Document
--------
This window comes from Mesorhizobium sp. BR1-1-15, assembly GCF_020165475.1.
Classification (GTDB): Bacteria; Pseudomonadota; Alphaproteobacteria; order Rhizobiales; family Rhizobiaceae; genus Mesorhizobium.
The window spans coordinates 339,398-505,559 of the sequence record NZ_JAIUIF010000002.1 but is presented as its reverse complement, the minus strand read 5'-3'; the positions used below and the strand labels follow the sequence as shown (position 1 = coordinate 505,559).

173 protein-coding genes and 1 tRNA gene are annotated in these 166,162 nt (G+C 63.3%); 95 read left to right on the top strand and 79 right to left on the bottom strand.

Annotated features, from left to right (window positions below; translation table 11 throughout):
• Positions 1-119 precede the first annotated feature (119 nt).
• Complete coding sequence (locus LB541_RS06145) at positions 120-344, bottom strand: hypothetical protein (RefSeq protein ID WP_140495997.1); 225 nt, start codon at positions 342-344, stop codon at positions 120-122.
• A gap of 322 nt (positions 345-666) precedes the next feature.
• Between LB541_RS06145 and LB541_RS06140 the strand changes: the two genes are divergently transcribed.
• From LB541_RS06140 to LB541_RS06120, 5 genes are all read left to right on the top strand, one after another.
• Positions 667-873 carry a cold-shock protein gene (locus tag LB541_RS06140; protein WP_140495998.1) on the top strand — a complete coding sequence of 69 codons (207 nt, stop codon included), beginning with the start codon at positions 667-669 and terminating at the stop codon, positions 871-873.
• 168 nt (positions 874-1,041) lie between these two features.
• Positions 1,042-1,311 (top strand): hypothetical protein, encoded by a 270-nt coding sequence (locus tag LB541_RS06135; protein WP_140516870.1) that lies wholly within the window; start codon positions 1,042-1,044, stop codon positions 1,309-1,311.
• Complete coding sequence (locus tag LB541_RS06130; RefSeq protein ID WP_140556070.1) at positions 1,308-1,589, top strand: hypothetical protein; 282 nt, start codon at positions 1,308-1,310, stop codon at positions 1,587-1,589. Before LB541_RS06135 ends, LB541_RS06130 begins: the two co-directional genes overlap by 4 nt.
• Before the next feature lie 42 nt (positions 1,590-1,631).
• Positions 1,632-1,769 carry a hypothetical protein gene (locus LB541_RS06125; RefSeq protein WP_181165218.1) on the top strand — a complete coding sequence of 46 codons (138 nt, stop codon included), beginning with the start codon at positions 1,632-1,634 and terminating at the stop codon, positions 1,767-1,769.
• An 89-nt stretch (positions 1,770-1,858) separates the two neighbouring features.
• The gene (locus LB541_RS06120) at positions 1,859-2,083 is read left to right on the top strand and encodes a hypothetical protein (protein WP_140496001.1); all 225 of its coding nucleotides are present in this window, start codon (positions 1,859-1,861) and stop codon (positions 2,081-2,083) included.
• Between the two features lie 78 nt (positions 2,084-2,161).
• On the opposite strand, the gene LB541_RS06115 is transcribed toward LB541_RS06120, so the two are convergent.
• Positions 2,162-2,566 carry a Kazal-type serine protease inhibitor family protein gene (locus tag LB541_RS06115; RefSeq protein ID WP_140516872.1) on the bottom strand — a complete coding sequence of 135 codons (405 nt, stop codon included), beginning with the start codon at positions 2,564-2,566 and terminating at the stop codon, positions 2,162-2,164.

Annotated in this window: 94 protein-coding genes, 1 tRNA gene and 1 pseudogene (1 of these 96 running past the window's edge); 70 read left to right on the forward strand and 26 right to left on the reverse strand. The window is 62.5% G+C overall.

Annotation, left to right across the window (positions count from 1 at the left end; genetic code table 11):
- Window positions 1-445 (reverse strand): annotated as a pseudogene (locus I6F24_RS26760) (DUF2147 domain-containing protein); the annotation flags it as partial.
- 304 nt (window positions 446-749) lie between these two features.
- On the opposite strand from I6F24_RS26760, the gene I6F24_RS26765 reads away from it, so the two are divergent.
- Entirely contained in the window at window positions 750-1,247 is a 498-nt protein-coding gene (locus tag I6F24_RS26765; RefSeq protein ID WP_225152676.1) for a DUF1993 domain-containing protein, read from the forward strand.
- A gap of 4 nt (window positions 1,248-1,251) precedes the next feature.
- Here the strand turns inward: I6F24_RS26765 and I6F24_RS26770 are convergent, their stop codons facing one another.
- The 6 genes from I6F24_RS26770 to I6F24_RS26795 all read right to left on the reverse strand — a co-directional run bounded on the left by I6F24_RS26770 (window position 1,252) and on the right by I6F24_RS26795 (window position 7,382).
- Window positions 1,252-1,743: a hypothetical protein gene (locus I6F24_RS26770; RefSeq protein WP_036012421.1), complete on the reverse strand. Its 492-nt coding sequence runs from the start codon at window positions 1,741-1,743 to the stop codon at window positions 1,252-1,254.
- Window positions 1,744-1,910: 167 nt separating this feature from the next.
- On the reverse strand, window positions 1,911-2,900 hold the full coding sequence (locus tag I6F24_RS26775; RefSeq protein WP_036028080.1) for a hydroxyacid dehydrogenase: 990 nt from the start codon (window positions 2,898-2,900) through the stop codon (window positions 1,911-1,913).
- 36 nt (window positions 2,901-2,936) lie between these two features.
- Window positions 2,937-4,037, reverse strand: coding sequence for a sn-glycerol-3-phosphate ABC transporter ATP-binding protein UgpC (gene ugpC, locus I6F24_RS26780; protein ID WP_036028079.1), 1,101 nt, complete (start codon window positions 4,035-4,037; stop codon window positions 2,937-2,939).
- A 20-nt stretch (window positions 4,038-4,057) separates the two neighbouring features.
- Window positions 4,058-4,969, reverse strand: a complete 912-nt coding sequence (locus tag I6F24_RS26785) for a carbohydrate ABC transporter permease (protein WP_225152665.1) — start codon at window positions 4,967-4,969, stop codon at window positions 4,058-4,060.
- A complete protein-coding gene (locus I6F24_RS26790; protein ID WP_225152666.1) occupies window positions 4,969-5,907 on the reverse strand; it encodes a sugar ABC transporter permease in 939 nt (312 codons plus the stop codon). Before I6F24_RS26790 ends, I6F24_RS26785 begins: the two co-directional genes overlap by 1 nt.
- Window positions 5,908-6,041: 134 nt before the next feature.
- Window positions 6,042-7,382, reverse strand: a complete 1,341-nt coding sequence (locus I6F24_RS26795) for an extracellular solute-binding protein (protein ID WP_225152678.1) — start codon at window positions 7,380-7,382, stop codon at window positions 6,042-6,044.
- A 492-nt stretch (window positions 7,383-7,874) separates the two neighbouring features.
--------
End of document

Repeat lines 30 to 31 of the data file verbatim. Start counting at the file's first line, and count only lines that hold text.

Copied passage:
- The 6 genes from I6F24_RS26770 to I6F24_RS26795 all read right to left on the reverse strand — a co-directional run bounded on the left by I6F24_RS26770 (window position 1,252) and on the right by I6F24_RS26795 (window position 7,382).
- Window positions 1,252-1,743: a hypothetical protein gene (locus I6F24_RS26770; RefSeq protein WP_036012421.1), complete on the reverse strand. Its 492-nt coding sequence runs from the start codon at window positions 1,741-1,743 to the stop codon at window positions 1,252-1,254.